Like no man is an island, companies cannot afford zero interaction with their stakeholders in today’s business environment. Right from exhibitions, trade fairs, and Annual General Meetings to internal events, organizations have always known the importance of hosting such gatherings. They are a great opportunity to communicate and build strong relations with all parties affecting the day-to-day operations of an enterprise, such as buyers, creditors, board members, employees, and vendors, among others.
Having established the cruciality of events for businesses across industries, it is clear that the virus outbreak disrupted this equilibrium as well. As Covid spread rampantly, governments world-over imposed strict restrictions like travel bans, social distancing, lockdowns, and put a halt on all public gatherings. This situation forced companies to collaborate with event planners to design alternate solutions. Did they find a suitable way out? One can say that by making all events digital, the event landscape managed to sustain.
Although fully online events are a promising substitute. They still lack the charm, impact and excitement created by in-person events. Even attendees are more willing to go for real-time gatherings as compared to connecting solely via electronic platforms. In the current times, you never know when the next virus wave or mutant will wreak havoc, and things are resuming normalcy but at a slow pace. The question that arises is what are businesses doing to make the best of the present situation? Let’s take a look at the new trends that are taking over the corporate events segment –
The rise of micro-events
As the name suggests, these events are similar to their legacy counterparts. The primary difference is that micro-events are much smaller in size and scope. Does this mean that they limit the overall outreach? Not quite. By leveraging disruptive technological tools, you can reach out to an audience base spread globally, and at the same time, allow them to explore an in-person gathering. Further, given the volatility of government restrictions in terms of the size and extent of events, these are a safer bet. Micro-events are a modern blend of both the formats – online and offline.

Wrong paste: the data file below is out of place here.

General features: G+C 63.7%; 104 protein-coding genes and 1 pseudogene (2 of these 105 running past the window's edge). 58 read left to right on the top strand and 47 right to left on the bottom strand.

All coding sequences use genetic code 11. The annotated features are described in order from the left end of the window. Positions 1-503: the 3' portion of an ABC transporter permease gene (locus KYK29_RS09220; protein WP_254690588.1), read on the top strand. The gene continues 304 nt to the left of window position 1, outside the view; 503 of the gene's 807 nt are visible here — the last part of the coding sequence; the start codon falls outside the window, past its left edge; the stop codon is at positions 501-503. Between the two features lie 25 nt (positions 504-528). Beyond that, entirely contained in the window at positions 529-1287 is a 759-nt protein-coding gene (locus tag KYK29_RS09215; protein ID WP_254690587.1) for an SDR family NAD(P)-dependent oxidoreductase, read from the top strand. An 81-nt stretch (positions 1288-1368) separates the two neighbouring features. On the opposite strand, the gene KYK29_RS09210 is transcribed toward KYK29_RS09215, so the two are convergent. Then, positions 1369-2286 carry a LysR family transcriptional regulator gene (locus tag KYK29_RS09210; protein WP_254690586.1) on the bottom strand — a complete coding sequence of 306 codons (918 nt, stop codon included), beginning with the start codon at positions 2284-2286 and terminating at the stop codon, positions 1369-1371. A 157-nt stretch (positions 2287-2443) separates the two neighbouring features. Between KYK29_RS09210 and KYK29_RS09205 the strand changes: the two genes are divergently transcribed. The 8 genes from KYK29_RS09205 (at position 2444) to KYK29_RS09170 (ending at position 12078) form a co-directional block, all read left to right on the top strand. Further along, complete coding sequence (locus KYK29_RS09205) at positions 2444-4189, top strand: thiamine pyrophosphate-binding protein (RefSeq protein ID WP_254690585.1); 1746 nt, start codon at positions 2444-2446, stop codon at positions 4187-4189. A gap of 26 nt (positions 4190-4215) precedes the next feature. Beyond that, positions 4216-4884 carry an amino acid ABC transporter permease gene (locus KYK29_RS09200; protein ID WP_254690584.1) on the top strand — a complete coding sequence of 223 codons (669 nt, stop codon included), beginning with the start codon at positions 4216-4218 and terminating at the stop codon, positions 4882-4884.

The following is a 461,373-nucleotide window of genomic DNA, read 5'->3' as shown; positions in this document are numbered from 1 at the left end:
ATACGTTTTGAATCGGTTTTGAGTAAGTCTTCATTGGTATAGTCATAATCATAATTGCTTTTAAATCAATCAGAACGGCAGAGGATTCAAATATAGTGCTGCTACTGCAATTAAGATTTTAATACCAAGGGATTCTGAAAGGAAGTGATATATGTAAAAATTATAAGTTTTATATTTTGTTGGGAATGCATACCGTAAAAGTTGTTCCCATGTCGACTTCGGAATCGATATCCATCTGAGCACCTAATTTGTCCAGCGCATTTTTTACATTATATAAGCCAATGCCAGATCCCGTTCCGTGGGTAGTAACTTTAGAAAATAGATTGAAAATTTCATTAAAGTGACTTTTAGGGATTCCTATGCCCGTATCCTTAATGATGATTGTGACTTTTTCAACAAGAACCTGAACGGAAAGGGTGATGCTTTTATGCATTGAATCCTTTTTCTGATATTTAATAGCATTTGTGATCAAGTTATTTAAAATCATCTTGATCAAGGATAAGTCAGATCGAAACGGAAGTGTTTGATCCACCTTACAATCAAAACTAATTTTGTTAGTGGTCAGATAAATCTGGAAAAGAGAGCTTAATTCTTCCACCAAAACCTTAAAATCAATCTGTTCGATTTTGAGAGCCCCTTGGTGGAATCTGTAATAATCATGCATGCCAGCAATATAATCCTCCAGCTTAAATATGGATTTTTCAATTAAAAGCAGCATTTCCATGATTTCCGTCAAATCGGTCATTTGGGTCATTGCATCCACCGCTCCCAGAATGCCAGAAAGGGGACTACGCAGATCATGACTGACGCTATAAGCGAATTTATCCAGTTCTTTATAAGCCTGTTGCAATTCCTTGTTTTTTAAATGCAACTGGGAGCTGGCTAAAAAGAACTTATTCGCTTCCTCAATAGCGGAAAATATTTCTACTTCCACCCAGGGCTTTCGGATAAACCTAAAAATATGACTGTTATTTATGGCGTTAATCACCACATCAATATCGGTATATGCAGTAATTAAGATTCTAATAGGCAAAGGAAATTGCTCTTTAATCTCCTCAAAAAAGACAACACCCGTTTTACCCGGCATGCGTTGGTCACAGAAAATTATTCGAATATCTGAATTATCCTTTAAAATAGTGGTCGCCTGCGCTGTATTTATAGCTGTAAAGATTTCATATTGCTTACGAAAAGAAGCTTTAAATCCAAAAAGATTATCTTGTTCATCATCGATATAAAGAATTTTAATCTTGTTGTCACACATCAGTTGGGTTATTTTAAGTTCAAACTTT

The “Great Resignation” leaves an impact
Various sectors are noting resignations from a large number of employees over a short period. This phenomenon is commonly called the “Great Resignation”. How is this impacting the event industry? Like any other, this segment has seen numerous employees leave their jobs. When a considerable chunk of your workforce quits, it leaves the company grappling with day-to-day operations. When it comes to organising an event? Manpower is key. With the ongoing phase, organisers must be smart with their decision making. Labour-intensive roles are replaced with tech-based alternatives wherever possible. People are increasingly walking towards the startup bubble, wherein most operation and execution-related problems are resolved by the inclusion of disruptive technologies. By meticulously laying out a plan, you can minimise the effects of a dwindling workforce in your next event. Further, the Great Resignation has surely set the wheels to a fin-tech revolution in motion. With more and more startups and companies coming up – the scope for service-based industries like the event sector will increase. In the days to come, there will be an increasing demand for events and conferences coming from these emerging businesses.
Focus on diversity and inclusion
Traditionally, when a company hosted a training session addressing such issues, the event would flow in a textbook manner. Attendees would usually sit and listen to long lectures. It often made people overlook the value addition and made the purpose of such events seem trivial. However, in the days to come, businesses will revamp the face of diversity and inclusion oriented events. Such sessions will become more participative, engaging and collaborative. The events of tomorrow will tap into the sentiments of its attendees. They will pass on the information in exciting, realistic and engaging ways.
Make safety a priority
The urgency to promote safety across the event gambit is now more than ever. By taking steps like making double vaccination mandatory, temperature checks, frequent sanitization, and abiding by the social distancing protocols, companies can host events that make their attendees feel safe. Further, if your organisation uses technology to elevate the event experience, then you must install appropriate network safety systems to avoid data thefts or breaches. The aim should be to create an environment that makes all parties feel secure.
Businesses that stay on top of such trends will emerge thriving in the future!
Authored Article by Amit Relan,
Co-producer, Woot Factor Brand Architects